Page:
This Selected Issues paper discusses growth strategy for Ghana. Ghana has achieved impressive development gains over the last decades, with rising incomes, lower poverty, and better health, education, and gender outcomes. However, growth has recently become less inclusive, with high inequality and slower poverty reduction. In order to address these challenges, the authorities are pursuing a “Ghana beyond Aid” development strategy centered around agricultural modernization and export-led industrialization. Accelerating productivity growth calls for fostering competition, improving the business environment, strengthening human capital, taking advantage of growing regional markets and industrial policies that prioritize sectors that can export and innovate and where Ghana could achieve economies of scale. Consistent and predictable government policies can help increase long-term investment and improve public spending effectiveness. A key lesson from growth accelerations in other countries is that it is crucial to achieve economies of scale. In most cases, rapid economic growth required achieving export success in specific sectors.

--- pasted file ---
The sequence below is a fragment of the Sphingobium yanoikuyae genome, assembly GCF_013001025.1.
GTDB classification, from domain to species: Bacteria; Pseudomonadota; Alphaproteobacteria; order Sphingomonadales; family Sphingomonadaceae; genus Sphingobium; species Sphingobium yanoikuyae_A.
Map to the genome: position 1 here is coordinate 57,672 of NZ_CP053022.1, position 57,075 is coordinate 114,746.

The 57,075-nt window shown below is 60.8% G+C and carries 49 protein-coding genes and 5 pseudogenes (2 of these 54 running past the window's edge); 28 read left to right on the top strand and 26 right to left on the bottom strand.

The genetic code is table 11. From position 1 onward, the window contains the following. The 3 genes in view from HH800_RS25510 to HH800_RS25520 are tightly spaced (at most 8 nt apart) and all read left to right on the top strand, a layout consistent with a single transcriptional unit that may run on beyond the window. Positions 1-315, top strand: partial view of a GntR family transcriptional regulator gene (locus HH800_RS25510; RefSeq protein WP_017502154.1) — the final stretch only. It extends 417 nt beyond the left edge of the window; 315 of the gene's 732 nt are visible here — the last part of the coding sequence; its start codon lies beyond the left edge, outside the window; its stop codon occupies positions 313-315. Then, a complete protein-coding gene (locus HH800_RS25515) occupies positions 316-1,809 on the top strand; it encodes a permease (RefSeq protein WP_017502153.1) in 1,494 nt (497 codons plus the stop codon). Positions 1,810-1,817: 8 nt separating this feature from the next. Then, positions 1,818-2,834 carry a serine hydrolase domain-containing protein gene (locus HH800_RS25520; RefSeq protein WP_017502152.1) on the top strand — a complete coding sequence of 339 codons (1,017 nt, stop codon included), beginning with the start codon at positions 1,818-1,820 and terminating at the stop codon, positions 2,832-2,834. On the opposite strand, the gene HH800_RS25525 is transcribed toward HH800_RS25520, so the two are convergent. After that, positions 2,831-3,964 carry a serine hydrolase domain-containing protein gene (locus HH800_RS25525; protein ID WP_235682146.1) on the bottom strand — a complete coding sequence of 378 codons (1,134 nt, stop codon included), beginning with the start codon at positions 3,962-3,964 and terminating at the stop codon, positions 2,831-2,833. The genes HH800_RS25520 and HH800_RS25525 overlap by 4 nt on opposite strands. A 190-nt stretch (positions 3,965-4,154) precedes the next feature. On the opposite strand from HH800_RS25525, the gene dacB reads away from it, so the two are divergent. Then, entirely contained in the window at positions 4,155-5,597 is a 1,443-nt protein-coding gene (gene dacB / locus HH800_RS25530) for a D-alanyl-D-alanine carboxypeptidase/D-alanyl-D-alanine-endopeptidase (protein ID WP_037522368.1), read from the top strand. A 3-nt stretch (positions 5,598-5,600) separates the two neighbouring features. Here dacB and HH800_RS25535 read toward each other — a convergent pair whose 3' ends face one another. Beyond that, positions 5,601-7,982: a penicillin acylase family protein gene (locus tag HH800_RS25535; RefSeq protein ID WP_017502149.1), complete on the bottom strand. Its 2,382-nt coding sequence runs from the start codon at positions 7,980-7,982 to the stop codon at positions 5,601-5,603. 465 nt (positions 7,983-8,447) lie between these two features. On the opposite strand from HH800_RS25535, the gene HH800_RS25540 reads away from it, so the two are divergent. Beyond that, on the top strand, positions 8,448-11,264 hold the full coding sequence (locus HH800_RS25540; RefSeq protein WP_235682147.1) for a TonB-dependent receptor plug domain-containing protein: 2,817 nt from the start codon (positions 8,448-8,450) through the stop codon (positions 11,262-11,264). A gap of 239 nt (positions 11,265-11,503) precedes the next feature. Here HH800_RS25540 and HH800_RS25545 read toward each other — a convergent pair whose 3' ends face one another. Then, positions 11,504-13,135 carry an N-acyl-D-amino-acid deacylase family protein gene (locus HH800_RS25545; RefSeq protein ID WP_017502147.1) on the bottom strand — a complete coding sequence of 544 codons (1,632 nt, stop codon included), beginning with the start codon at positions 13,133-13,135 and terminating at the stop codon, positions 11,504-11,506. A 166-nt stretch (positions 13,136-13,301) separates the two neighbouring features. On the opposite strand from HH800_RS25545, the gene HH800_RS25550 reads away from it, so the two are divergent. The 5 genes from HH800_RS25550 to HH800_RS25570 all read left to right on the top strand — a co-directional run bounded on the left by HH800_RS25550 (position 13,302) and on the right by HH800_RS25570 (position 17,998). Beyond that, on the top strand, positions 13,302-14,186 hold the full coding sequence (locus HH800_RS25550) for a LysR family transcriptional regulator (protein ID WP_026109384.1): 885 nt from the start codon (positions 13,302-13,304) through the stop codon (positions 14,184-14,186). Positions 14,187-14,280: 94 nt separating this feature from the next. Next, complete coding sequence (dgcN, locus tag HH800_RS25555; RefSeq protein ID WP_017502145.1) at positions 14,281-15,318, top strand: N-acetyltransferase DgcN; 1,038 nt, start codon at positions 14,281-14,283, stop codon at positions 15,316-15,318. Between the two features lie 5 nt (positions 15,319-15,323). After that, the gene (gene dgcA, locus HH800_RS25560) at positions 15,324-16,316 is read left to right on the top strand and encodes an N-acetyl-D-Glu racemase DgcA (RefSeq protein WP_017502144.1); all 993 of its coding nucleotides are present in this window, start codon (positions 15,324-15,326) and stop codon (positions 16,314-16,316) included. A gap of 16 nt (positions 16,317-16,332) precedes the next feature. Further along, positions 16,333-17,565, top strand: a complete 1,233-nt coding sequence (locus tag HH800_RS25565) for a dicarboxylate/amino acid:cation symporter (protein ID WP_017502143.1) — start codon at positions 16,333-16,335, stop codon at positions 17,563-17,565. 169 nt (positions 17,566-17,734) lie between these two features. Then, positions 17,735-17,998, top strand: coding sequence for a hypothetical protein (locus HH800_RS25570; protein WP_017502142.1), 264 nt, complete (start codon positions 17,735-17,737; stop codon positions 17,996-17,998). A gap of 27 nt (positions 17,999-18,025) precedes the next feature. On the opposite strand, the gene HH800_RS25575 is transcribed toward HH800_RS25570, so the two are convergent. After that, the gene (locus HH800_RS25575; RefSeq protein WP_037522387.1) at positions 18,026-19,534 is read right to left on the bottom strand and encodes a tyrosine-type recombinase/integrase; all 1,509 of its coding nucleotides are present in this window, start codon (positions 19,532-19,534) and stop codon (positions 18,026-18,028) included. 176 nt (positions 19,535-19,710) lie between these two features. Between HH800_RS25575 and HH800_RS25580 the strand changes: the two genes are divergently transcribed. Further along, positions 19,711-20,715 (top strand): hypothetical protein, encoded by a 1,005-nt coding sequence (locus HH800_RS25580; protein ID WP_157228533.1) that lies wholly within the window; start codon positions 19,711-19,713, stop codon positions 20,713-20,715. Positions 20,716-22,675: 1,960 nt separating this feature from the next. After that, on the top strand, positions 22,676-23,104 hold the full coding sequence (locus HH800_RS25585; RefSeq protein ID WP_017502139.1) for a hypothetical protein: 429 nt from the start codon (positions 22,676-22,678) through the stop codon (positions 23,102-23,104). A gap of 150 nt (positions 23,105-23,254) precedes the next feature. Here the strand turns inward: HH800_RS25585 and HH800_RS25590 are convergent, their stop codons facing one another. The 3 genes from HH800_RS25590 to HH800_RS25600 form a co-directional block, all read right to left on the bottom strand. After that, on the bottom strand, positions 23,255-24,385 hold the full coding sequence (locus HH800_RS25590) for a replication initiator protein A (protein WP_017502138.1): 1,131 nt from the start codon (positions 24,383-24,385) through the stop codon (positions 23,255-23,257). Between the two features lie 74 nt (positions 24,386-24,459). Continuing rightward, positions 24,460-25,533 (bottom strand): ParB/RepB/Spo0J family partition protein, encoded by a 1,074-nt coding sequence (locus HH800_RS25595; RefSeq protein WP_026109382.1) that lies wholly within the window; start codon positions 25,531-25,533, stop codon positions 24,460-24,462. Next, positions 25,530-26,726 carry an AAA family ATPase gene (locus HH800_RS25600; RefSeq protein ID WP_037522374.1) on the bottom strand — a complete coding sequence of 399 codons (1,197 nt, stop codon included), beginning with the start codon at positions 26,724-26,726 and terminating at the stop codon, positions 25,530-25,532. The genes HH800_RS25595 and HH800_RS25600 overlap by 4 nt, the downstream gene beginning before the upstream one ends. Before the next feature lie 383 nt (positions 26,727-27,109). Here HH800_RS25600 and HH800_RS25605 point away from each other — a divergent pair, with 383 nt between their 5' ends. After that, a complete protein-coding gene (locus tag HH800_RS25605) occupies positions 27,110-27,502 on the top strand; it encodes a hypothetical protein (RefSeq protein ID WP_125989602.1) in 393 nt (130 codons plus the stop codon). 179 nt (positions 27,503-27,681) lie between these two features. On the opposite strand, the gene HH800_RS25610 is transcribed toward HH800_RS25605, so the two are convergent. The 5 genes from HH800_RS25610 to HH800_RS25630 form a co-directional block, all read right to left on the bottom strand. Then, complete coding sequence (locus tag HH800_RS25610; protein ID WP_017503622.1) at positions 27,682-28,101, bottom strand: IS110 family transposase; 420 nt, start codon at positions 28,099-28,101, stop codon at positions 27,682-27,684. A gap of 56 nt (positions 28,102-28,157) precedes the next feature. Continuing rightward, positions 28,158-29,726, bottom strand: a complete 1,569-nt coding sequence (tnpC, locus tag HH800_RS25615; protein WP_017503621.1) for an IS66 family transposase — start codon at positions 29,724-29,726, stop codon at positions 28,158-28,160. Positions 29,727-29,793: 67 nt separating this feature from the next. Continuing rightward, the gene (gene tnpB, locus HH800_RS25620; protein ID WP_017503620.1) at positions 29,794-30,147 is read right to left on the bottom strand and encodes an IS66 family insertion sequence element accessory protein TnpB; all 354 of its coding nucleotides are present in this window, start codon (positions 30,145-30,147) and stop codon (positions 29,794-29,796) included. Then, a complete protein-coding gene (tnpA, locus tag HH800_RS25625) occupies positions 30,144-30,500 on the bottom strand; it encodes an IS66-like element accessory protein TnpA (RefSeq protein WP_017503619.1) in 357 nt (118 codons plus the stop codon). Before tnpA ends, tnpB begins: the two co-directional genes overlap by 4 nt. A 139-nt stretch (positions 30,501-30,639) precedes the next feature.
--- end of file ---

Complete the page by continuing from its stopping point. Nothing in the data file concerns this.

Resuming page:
This paper examines the corporate financing pattern in Ghana. In particular, it investigates whether Singh's theoretically anomalous findings that developing country firms make considerably more use of external finance and new equity issues than developed country firms to finance asset growth hold in the case of Ghana. Replicating Singh's methodology, our results show that compared with corporations in advanced countries, the average listed Ghanaian firm finances its growth of total assets mainly from short-term debt. The stock market, however, is the most important source of long-term finance for listed Ghanaian firms. Overall, the evidence in this paper suggests that the stock market is a surprisingly important source of finance for funding corporate growth and that stock market development in Ghana has been important.